Cornell University

Evening glow

Panellus_stipticusMy mushroom students and I do all kinds of crazy but fun things every Fall. This year we pulled over for a yard full of giant puffballs, a giant Amanita muscaria, and a giant oak bedizened with chicken of the woods. I routinely make my students hoot in the forest (a Cornell tradition that we find more helpful to the lost than mere whistling). Also, I often send them to the conk cupboard. The conk cupboard is a dark space under the stairs where we store conks, brackets, and hunks of rotted trees for teaching purposes. It’s dry and dingy in there, and smells reassuringly of creeping, ancient decrepitude. I can pack about six students in if they’re not too claustrophobic (or too rude). The very highest function of the conk cupboard is as a viewer for bioluminescent fungi. It’s perfect– pitch black when you turn off the lights. Why, I think even Michael Kuo could see a mushroom glow in there.

This Fall we found two fungi that spent time with my students in the conk cupboard: A great harvest of Omphalotus illudens, the sickening orange jack o’lantern mushroom. We also found Panellus stipticus in glorious abundance.

Panellus stipticus is an unassuming fungus by day. It forms waves of soft beige shelves on logs. It isn’t rare at all, just overlooked. If you take a little nibble of it you’ll find it astringent and puckery (spit it out, now)– that’s where its species name comes from. It is a striking beauty by night. Its gills glow under their own power, a property that we’ve discussed before, in Emily’s nice post on bioluminescent fungi. In our handsome movie here you can see its transformation between day and night.

I should say, this is what you’ll see if you live in eastern North America. Though this fungus occurs in Europe and in the Pacific Northwest (at least… where else?), individuals found outside the northeast don’t glow. So sorry!

I have often sent students home with hunks of wood bearing this fungus. If you are prone to wakefulness in the middle of the night, as I am lately, P. stipticus is a great thing to have on your bedside table. Waking up and finding its glow on your nightstand is a sure way to erase the day’s worries, dispel night terrors, and forget that strange clunking in the basement. You’ll need a fresh northeastern specimen–nice pliable fruiting bodies. It’s handy to know that fairly crispy, dry specimens will revive well if you wet them. I run them under the kitchen tap, and wrap them in wet paper towel. When I go to bed, I peel back the paper towel, and leave their hunk of wood sitting damply in a dish until I awake and find them glowing steadfastly beside me.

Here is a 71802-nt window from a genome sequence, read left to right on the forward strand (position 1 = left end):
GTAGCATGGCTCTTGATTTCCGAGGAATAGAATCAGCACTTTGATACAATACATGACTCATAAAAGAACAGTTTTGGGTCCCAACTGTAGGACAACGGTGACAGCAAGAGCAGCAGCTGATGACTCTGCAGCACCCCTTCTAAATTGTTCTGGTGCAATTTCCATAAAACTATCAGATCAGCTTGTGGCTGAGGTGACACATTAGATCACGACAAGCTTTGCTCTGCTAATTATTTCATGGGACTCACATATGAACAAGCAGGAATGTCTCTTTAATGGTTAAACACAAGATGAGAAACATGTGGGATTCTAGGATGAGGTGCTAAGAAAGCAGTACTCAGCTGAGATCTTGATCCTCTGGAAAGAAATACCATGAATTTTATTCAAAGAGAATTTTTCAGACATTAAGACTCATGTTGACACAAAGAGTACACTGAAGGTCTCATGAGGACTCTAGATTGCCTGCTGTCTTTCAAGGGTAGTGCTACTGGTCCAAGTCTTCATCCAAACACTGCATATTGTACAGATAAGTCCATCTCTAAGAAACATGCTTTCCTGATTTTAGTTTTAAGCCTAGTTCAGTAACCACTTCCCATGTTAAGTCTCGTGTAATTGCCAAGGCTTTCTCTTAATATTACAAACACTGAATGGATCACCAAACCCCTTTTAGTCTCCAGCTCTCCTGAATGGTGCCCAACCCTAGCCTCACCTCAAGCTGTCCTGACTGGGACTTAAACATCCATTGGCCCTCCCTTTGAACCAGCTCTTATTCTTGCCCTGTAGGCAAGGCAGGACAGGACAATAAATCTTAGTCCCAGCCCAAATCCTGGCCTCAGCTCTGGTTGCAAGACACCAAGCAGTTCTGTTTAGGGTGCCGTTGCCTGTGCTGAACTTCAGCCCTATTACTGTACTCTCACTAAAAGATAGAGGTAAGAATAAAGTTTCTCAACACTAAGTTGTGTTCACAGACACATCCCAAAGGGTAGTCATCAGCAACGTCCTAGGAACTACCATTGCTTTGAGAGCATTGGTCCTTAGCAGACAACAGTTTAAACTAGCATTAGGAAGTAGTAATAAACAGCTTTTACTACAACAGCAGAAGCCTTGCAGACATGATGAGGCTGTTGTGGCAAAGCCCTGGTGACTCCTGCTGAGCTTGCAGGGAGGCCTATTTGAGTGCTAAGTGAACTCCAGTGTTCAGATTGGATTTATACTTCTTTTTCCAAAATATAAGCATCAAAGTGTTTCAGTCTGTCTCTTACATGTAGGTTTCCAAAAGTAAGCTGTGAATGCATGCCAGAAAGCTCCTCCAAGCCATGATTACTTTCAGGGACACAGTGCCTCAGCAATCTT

Image by our talented friend, Kent Loeffler. Did he tell you? He won a prestigious SUNY Chancellor’s Award for Excellence in Professional Service this year!! It came with an actual medal, which I think he should wear to work every Friday.

  • Wikipedia has a nice article on P. stipticus, if you want something to read while you’re awake.
  • And if you’d like to grow your own nightlight (did I mention that the mycelium glows too?), you can find some helpful descriptions of cultural conditions in this article:
    HJ Weitz, AL Ballard, CD Campbell, K Killham. 2001. The effect of culture conditions on the mycelial growth and luminescence of naturally bioluminescent fungi. FEMS Microbiology Letters 202: 165-170. [download as PDF file]



3 Responses to “ Evening glow ”


Most people don't pay much attention to fungi, which include things like mushrooms, molds, yeasts, and mildews. Here at Cornell we think they're pretty fascinating. In fact, even the most disgusting foot diseases and moldy strawberries are dear to our hearts. We'd like to talk to you about fungi, so that like us, you too can tell gross stories at the dinner table. Afterwards, maybe you'll notice some things you would have overlooked before, and we think this could be good for the planet.

Kathie T. Hodge, Editor

Beneath Notice, our book of borescopic mycology.


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